Those interested in visual reflections of the daily life in early twentieth-century China will find the Hedda Morrison Photographs of China a useful collection. Morrison (1908-1991), a freelance photographer who lived in Beijing during the years that the collection covers (1933-1946), left 28 albums, roughly 6,000 photographs, and 10,000 negatives to the archival holdings the Harvard-Yenching Library.
As organized by Morrison, the albums address specific themes and topics, including religion (particularly Buddhism), architecture and material culture, artwork, social rituals, everyday life, handicrafts, street markets and entertainment, and common people in the midst of their daily labors, among others. Images may be searched directly through the Harvard Library’s HOLLIS Images search engine, with a convenient entry link at the top of the Hedda Morrison Collections page. Both basic and advanced searches are possible. One can also access individual images or full sets from specific albums as groups, as well as images of the albums themselves as objects revealing cover photographs and bindings.
The site can be used to study any number of themes. For projects on childhood, terms such as "children" and "family" produce a relatively fruitful collection of images. One can also view these images in the collections that Morrison herself assembled as parts of specific albums. This offers a theme worthy of classroom exploration, prompting valuable discussion of how Morrison organized, conceived, and shaped the "China" she was viewing. One might also explore the ways in which images of children helped to define historically-located frames of meaning in regard to historically shifting categories such as nation, culture, gender, class, family, and more.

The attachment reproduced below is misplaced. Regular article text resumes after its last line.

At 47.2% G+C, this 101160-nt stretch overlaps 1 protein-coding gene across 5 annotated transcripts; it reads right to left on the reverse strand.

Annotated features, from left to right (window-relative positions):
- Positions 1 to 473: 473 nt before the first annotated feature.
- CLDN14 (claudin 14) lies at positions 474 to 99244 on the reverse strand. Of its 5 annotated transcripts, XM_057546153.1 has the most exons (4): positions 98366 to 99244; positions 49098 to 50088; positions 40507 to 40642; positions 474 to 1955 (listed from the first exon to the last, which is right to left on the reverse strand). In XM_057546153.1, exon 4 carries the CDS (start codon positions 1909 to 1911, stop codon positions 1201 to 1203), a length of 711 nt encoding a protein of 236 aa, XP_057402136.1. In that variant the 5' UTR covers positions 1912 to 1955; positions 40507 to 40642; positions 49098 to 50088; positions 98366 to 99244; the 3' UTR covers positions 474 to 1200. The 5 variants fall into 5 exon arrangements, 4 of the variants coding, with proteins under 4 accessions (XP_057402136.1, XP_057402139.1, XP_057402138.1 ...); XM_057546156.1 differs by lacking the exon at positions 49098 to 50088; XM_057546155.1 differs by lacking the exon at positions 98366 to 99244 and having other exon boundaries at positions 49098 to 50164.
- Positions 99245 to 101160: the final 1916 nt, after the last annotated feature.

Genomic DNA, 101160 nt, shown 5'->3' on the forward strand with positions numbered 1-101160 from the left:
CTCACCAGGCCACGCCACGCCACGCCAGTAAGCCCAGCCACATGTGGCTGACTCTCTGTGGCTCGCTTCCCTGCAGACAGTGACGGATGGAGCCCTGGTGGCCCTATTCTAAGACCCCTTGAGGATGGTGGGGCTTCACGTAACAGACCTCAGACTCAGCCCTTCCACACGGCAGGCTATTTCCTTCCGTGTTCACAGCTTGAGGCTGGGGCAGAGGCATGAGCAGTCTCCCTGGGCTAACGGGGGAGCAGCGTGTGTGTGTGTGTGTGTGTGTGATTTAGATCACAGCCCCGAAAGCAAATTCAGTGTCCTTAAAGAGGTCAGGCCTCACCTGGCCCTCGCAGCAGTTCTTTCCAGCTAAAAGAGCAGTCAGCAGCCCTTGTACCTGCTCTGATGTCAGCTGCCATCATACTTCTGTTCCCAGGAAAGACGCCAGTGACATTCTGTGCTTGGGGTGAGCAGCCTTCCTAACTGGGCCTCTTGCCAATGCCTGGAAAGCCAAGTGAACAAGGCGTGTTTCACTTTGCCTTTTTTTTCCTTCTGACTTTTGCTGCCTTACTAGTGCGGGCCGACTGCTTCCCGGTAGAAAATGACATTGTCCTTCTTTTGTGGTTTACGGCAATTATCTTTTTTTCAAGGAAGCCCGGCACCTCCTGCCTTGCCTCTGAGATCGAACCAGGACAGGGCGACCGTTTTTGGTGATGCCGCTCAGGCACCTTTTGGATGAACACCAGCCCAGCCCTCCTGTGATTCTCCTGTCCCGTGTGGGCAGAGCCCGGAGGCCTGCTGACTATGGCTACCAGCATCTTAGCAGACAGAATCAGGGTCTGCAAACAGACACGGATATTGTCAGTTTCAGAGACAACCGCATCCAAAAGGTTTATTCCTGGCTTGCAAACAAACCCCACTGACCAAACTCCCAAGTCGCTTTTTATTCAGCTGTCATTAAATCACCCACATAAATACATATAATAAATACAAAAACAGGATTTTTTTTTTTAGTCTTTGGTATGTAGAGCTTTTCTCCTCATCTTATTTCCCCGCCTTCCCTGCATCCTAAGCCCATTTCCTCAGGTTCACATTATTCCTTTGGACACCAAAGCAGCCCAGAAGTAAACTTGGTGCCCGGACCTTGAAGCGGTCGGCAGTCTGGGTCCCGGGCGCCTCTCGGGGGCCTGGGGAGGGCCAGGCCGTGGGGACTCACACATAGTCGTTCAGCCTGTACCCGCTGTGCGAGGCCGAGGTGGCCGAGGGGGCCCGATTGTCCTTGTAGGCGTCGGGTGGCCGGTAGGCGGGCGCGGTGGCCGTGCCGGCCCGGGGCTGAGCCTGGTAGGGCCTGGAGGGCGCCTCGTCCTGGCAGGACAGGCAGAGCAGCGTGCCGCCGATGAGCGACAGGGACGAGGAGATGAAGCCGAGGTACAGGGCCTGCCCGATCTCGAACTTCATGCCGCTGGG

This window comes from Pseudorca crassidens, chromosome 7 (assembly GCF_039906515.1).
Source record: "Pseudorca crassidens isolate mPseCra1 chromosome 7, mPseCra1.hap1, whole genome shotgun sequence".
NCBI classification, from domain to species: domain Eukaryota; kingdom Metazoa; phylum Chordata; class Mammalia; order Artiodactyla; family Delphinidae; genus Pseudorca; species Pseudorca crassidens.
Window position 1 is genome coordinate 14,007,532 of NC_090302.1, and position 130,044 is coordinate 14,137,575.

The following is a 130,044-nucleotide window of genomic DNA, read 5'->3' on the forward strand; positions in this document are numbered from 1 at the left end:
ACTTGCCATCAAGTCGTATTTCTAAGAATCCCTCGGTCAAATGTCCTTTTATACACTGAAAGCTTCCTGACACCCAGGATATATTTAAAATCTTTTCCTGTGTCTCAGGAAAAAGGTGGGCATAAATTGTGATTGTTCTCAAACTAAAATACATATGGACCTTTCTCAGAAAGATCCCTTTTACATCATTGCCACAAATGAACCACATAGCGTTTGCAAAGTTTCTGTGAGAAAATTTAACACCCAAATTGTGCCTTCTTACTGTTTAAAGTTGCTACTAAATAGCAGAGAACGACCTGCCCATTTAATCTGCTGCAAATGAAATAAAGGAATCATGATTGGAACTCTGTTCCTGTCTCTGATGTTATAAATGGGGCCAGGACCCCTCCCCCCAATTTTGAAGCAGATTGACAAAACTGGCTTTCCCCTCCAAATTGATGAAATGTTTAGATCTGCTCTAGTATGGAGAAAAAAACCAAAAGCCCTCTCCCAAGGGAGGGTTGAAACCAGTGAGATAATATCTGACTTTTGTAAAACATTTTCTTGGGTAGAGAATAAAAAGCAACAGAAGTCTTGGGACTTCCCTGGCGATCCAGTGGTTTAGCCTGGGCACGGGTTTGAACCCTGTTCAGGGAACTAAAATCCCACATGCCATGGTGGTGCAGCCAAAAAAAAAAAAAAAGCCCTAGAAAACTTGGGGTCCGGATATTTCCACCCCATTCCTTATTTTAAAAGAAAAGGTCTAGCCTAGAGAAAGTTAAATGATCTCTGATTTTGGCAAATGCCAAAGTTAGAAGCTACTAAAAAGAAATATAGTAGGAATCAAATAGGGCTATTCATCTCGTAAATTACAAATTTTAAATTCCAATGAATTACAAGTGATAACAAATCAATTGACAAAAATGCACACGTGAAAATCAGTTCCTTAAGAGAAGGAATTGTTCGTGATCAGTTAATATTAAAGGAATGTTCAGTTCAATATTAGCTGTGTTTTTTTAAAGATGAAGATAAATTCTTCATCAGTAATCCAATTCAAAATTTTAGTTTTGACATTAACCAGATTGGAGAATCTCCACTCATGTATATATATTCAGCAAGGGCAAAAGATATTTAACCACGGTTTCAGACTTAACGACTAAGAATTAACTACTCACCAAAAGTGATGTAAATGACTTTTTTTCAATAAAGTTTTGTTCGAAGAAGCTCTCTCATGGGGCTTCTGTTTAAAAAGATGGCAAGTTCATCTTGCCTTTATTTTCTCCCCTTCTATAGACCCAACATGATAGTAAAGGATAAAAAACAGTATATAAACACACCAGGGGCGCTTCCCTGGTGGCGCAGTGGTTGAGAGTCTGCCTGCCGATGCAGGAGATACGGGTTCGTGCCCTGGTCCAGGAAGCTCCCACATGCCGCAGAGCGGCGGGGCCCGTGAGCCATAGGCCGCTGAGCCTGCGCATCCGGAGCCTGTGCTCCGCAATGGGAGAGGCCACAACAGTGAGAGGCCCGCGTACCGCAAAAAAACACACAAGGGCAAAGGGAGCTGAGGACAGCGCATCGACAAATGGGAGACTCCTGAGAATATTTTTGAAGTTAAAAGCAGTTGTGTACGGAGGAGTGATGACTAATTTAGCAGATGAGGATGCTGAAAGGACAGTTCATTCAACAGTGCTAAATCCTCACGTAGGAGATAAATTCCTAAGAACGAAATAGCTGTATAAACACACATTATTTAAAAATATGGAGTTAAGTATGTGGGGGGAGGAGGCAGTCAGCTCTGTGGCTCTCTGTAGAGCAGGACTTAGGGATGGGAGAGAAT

Utilizing the using the keyword "children," meanwhile, returns 125 hits, including candid portraits of children, youth with other family members, siblings, and adults, and in a range of settings, e.g., courtyards, marketplaces, sites for family portraits, scenes of meals and play. The images offer useful material for a variety of lesson plans and thematic analyses. Students might explore the material culture of childhood and conduct their own visual survey of items found, including clothing, toys, furniture, tools, and architecture. These visual surveys of childhood might also be tied to explorations of intersecting themes, e.g. childhood and domestic space, work and craft, consumption, urban and rural space, environment, etc. Students could assemble, edit, and analyze their own exhibits of images from the collection, among other projects.
One limitation is that the collection's scenes are limited largely to the city of Beijing and the surrounding region of North China. Comparative explorations from other regions would be particularly valuable, given the diversity of China itself. The Morrison collection is nevertheless a rich and accessible one that will nicely serve the dual themes of visual culture and childhood—among many others—for studies of early-to-mid 20th century China.